English actress, and mistress of Charles II
Born 1650 Died 1687
Eleanor 'Nell' Gwyn was born on the 2nd of February 1650/1, probably in an alley off Drury Lane, London, although Hereford also claims to have been her birthplace. Her father, Thomas Gwyn, appears to have been a broken-down soldier of a family of Welsh origin. Of her mother little is known save that she lived for some time with her daughter, and that in 1679 she was drowned, apparently when intoxicated, in a pond at Chelsea.
Nell Gwyn, who sold oranges in the precincts of Drury Lane Theatre, passed, at the age of fifteen, to the boards, through the influence of the actor Charles Hart and of Robert Duncan or Dungan, an officer of the guards who had interest with the management. Her first recorded appearance on the stage was in 1665 as Cydaria, Montezuma's daughter, in Dryden's Indian Emperor, a serious part ill-suited to her. In the following year she was Lady Wealthy in the Hon. James Howard's comedy The English Monsieur. Pepys was delighted with the playing of pretty, witty Nell, but when he saw her as Florimel in Dryden's Secret Love, or the Maiden Queen, he wrote "so great a performance of a comical part was never, I believe, in the world before and, so done by Nell her merry part as cannot be better done in nature" (Diary, 25 March, 1667)
Her success brought her other leading roles Bellario, in Beaumont and Fletcher's Philaster; Flora, in Rhodes's Floras Vagaries; Samira, in Sir Robert Howard's Surprisal; and she remained a member of the Drury Lane company until 1669, playing continuously save for a brief absence in the summer of 1667 when she lived at Epsom as the mistress of Lord Buckhurst, afterwards 6th Earl of Dorset. Her last appearance was as Almahide to the Almanzor of Hart, in Dryden's The Conquest of Granada (1670), the production of which had been postponed some months for her return to the stage after the birth of her first son by the king.
As an actress Nell Gwyn was largely indebted to Dryden, who seems to have made a special study of her airy, irresponsible personality, and who kept her supplied with parts which suited her. She excelled in the delivery of the risky prologues and epilogues which were the fashion, and the poet wrote for her some specially daring examples. It was, however, as the mistress of Charles II that she endeared herself to the public. Partly, no doubt, her popularity was due to the disgust inspired by her rival, Louise de Keroualle, Duchess of Portsmouth, and to the fact that, while the Frenchwoman was a Catholic, she was a Protestant. But very largely it was the result of exactly those personal qualities that appealed to the monarch himself.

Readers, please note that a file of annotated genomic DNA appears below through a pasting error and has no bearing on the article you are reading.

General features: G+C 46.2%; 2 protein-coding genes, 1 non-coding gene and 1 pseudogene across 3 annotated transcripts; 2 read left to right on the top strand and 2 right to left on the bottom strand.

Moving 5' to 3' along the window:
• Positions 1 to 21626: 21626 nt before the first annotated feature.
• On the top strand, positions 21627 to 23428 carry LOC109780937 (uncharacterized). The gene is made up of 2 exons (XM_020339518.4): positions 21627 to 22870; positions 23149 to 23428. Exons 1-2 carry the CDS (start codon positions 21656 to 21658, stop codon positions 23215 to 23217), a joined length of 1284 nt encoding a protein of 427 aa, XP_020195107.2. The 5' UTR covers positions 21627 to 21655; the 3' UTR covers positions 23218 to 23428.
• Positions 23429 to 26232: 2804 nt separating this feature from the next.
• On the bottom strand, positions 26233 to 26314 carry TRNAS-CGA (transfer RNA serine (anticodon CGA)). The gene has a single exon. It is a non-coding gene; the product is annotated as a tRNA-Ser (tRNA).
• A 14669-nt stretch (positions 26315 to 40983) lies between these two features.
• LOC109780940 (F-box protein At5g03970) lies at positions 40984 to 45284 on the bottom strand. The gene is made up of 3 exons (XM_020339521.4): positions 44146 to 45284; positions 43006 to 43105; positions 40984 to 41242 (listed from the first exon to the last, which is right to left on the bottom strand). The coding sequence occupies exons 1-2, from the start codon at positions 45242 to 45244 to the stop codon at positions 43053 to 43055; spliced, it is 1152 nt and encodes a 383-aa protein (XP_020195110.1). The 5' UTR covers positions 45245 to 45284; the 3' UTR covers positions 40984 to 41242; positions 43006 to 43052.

She was piquante rather than pretty, short of stature, and her chief beauty was her reddish-brown hair. She was illiterate, and with difficulty scrawled an awkward E.G. at the bottom of her letters, written for her by others. But her frank recklessness, her generosity, her invariable good temper, her ready wit, her infectious high spirits and amazing indiscretions appealed irresistibly to a generation which welcomed in her the living antithesis of Puritanism. A true child of the London streets, she never pretended to be superior to what she was, nor to interfere in matters outside the special sphere assigned her; she made no ministers, she appointed to no bishoprics, and for the high issues of international politics she had no concern. She never forgot her old friends, and, as far as is known, remained faithful to her royal lover from the beginning of their intimacy to his death, and, after his death, to his memory.
Of her two sons by the king, the elder was created Baron Hedington and Earl of Burford and subsequently Duke of St Albans; the younger, James, Lord Beauclerk, died in 1680, while still a boy. The king's death-bed request to his brother, "Let not poor Nelly starve", was faithfully carried out by James II, who paid her debts from the Secret Service fund, provided her with other moneys, and settled on her an estate with reversion to the Duke of St Albans. But she did not long survive her lover's death. She died in November 1687, and was buried on the 17th, according to her own request, in the church of St Martin-in-the-Fields, her funeral sermon being preached by the vicar, Thomas Tenison, afterwards Archbishop of Canterbury, who said much to her praise. Tradition credits the foundation of Chelsea Hospital to her influence over the king.
See Peter Cunningham, The Story of Nell Gwyn, edited by Gordon Goodwin (1903); Waldron's edition of John Downes's Roscius Anglicanus (1789); Osmund Airy, Charles II. (904); Pepys, Diary; Evelyn, Diary and Correspondence; Origin and Early History of the Royal Hospital at Chelsea, edited by Major-General G. Hutt (1872); Memoirs of the Life of Eleanor Gwinn (1752); Burnet, History of My Own Time, part 1, edited by Osmund Airy (Oxford, 1897); Louise de Keroualle, Duchess of Portsmouth, by H. Forneron, translated by Mrs Crawford (1887).
Being the entry for GWYN, NELL ELEANOR in the 1911 Encyclopedia Britannica, the text of which lies within the public domain.